Note that on your Mac, the “iTunes Music” folder may instead be called “iTunes Media”. The reason I didn’t offload the entire Music folder was to keep my GarageBand files on the SSD for performance, and nor did I offload the entire parent iTunes folder so that I could keep iTunes’ library and metadata files on the SSD for the same reason.

    You may find that you’ll want to keep some of those folders on the SSD, and equally you may find that you want to offload additional folders to the HDD. For example, I also put my Virtual Machines folder on the HDD, and you might also want to put your Steam games there (they live in ~/Library/Application Support/Steam).

    Just follow the same process as above, and you should be fine. It takes only a few minutes, and it should ensure that you get the maximum benefit from the SSD without being unduly hindered by its comparatively small capacity.
  7. McGordon macrumors member

    Dec 28, 2010
    This command in that article is a symlink:

    ln -s /Volumes/HDDname/path/to/foldername.

    It's a bit like an alias in the Finder and just points to the real file.

    Personally, I've just got myself a small SSD, 120GB and have Lion, all my applications on it. I have my home folder there, but most folders in there are symlinked to my HD, except Library. Having my home folder Library on the SSD speeds things up quite a bit. All the preference files, caches and my Mail are there and it helps speed up access to all those little files. Most of my other stuff is too big to fit and is on the HD.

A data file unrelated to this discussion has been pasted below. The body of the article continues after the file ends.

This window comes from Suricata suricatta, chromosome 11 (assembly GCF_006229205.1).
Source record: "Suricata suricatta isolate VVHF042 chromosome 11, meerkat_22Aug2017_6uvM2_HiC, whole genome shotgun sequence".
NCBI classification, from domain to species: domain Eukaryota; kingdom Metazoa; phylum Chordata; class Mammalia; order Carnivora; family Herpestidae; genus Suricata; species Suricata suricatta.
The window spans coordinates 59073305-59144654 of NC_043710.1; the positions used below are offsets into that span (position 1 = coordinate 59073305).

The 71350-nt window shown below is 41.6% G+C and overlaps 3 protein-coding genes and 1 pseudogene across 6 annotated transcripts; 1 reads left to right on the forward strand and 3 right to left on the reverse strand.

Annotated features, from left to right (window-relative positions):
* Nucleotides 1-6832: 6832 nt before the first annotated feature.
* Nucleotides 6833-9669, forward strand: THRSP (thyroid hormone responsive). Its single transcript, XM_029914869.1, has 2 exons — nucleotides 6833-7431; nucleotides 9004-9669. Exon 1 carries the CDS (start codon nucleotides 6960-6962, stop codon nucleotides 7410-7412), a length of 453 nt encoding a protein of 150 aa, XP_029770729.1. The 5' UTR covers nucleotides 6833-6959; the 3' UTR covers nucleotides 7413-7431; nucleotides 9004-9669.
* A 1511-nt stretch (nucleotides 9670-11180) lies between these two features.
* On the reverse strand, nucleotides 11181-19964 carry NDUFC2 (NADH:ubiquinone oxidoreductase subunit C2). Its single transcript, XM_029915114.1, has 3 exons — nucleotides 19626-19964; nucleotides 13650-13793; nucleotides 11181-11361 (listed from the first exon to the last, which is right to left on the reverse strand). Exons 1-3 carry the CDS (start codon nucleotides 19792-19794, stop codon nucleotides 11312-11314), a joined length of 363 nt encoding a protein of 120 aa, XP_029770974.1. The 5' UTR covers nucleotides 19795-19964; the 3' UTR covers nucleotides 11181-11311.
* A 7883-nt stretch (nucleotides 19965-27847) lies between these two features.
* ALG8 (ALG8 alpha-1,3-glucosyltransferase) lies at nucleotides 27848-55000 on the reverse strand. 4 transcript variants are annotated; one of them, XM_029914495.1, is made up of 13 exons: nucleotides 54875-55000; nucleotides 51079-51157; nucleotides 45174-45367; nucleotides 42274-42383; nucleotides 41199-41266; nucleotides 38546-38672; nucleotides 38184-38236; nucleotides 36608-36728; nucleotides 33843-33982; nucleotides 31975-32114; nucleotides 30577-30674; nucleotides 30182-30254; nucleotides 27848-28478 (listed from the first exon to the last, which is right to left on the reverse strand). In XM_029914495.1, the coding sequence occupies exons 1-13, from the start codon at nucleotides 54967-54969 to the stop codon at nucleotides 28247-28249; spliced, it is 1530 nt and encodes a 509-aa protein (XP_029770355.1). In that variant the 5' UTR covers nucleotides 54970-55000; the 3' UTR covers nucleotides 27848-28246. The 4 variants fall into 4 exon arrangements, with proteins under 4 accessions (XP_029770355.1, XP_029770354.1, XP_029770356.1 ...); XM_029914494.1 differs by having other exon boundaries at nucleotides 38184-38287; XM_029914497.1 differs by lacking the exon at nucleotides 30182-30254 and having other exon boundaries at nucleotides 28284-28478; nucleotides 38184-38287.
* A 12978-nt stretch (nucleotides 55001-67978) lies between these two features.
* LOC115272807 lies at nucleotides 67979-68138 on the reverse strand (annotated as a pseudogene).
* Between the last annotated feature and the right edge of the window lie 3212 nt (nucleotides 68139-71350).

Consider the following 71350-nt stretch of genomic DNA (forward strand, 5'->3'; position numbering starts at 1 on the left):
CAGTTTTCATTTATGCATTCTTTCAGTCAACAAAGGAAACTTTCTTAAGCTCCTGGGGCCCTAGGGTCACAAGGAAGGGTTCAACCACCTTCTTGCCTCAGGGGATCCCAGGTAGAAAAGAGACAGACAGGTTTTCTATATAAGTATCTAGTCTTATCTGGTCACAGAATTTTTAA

Pictures are easy to keep elsewhere. Aperture lets you put your photos wherever you want and as stated earlier, so does iPhoto.
  8. dmax35 macrumors 6502

    Jun 21, 2012
    Great write up... Thank You. I considered going with a 256 Ssd, thou weighing out the hassles of split drive storage, I felt the cost justification for a larger ssd I.e. Samsung 512gb was will worth it and use my 2nd as a backup and boot camp windows install running flight sim.
  9. spacedesign911 macrumors regular

    Jul 22, 2010
    Dublin, Ireland
    Hi McGordon, I have a similar set up, sad boot and hdd master, I just have Pictures, Music, Documents, Movies on the HDD, I tried symlinking but I could not delete the original folders form the user folder in the ssd.

    I have a question for you. If you download a file in safari to your downloads folder, and you "move" it to your symlinked folders (which are on your hdd) are you actually copying the file or moving the file?

    On my set up when I move files, I am actually copying files, so I have to then delete the original, I fear sooner or later I will trip up and delete the wrong or previous file.
  10. McGordon macrumors member

    Dec 28, 2010
    If you had trouble deleting the original folders, you'd have to use sudo in terminal to execute the command as superuser, as described in the above article. You won't normally have permission to delete those. Be very careful doing this sort of thing, or you'll delete all your stuff. Do a backup first.

    If I drag a file from Downloads to my Documents or another folder in my symlinked home folder, the file will be moved by default as my Downloads folder is symlinked to the HDD. Even if it wasn't, like yours, you just need to hold down the command key while dragging. The green "+" symbol should disappear and the file will be moved instead of copied. You can do something similar by holding option down while dragging to force the Finder to copy when the default action was move.